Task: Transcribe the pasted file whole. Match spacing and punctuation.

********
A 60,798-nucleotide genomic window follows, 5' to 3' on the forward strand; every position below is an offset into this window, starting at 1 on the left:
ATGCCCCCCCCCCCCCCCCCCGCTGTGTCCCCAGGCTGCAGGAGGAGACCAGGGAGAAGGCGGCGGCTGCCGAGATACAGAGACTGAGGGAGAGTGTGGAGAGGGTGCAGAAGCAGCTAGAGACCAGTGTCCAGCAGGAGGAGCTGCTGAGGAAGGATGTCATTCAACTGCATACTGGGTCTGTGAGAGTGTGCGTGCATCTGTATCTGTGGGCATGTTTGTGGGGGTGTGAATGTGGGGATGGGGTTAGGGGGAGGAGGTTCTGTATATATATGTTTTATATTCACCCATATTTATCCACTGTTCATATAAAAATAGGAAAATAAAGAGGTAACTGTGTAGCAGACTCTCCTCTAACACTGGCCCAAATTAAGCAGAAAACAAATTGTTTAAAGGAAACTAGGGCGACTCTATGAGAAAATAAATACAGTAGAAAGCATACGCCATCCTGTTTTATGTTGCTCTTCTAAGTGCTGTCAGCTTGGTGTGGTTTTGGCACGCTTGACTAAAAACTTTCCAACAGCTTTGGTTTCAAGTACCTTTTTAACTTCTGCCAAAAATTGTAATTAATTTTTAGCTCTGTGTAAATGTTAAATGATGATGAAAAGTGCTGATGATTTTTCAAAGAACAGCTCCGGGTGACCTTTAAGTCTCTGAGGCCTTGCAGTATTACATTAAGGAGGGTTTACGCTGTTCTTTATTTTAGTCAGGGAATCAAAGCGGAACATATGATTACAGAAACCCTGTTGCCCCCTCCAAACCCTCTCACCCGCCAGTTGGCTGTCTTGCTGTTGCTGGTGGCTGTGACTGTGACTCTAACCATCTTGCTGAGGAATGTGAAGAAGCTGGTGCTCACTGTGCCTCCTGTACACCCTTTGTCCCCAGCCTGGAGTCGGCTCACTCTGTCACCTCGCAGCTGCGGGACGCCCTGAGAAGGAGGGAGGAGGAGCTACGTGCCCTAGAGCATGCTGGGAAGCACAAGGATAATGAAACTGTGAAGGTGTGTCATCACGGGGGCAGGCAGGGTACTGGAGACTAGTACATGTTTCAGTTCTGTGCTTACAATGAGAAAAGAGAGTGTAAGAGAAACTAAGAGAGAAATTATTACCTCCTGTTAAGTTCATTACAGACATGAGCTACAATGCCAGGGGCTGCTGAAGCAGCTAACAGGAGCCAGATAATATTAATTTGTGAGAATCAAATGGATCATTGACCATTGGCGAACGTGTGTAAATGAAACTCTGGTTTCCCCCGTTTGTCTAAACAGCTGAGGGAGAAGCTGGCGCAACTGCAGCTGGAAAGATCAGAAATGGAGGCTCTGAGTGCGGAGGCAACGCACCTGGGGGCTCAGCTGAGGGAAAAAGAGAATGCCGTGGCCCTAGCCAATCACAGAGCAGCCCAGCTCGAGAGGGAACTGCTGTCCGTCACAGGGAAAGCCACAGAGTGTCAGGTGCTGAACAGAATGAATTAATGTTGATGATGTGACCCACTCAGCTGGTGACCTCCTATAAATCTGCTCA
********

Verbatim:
A 60,798-nucleotide genomic window follows, 5' to 3' on the forward strand; every position below is an offset into this window, starting at 1 on the left:
ATGCCCCCCCCCCCCCCCCCCGCTGTGTCCCCAGGCTGCAGGAGGAGACCAGGGAGAAGGCGGCGGCTGCCGAGATACAGAGACTGAGGGAGAGTGTGGAGAGGGTGCAGAAGCAGCTAGAGACCAGTGTCCAGCAGGAGGAGCTGCTGAGGAAGGATGTCATTCAACTGCATACTGGGTCTGTGAGAGTGTGCGTGCATCTGTATCTGTGGGCATGTTTGTGGGGGTGTGAATGTGGGGATGGGGTTAGGGGGAGGAGGTTCTGTATATATATGTTTTATATTCACCCATATTTATCCACTGTTCATATAAAAATAGGAAAATAAAGAGGTAACTGTGTAGCAGACTCTCCTCTAACACTGGCCCAAATTAAGCAGAAAACAAATTGTTTAAAGGAAACTAGGGCGACTCTATGAGAAAATAAATACAGTAGAAAGCATACGCCATCCTGTTTTATGTTGCTCTTCTAAGTGCTGTCAGCTTGGTGTGGTTTTGGCACGCTTGACTAAAAACTTTCCAACAGCTTTGGTTTCAAGTACCTTTTTAACTTCTGCCAAAAATTGTAATTAATTTTTAGCTCTGTGTAAATGTTAAATGATGATGAAAAGTGCTGATGATTTTTCAAAGAACAGCTCCGGGTGACCTTTAAGTCTCTGAGGCCTTGCAGTATTACATTAAGGAGGGTTTACGCTGTTCTTTATTTTAGTCAGGGAATCAAAGCGGAACATATGATTACAGAAACCCTGTTGCCCCCTCCAAACCCTCTCACCCGCCAGTTGGCTGTCTTGCTGTTGCTGGTGGCTGTGACTGTGACTCTAACCATCTTGCTGAGGAATGTGAAGAAGCTGGTGCTCACTGTGCCTCCTGTACACCCTTTGTCCCCAGCCTGGAGTCGGCTCACTCTGTCACCTCGCAGCTGCGGGACGCCCTGAGAAGGAGGGAGGAGGAGCTACGTGCCCTAGAGCATGCTGGGAAGCACAAGGATAATGAAACTGTGAAGGTGTGTCATCACGGGGGCAGGCAGGGTACTGGAGACTAGTACATGTTTCAGTTCTGTGCTTACAATGAGAAAAGAGAGTGTAAGAGAAACTAAGAGAGAAATTATTACCTCCTGTTAAGTTCATTACAGACATGAGCTACAATGCCAGGGGCTGCTGAAGCAGCTAACAGGAGCCAGATAATATTAATTTGTGAGAATCAAATGGATCATTGACCATTGGCGAACGTGTGTAAATGAAACTCTGGTTTCCCCCGTTTGTCTAAACAGCTGAGGGAGAAGCTGGCGCAACTGCAGCTGGAAAGATCAGAAATGGAGGCTCTGAGTGCGGAGGCAACGCACCTGGGGGCTCAGCTGAGGGAAAAAGAGAATGCCGTGGCCCTAGCCAATCACAGAGCAGCCCAGCTCGAGAGGGAACTGCTGTCCGTCACAGGGAAAGCCACAGAGTGTCAGGTGCTGAACAGAATGAATTAATGTTGATGATGTGACCCACTCAGCTGGTGACCTCCTATAAATCTGCTCA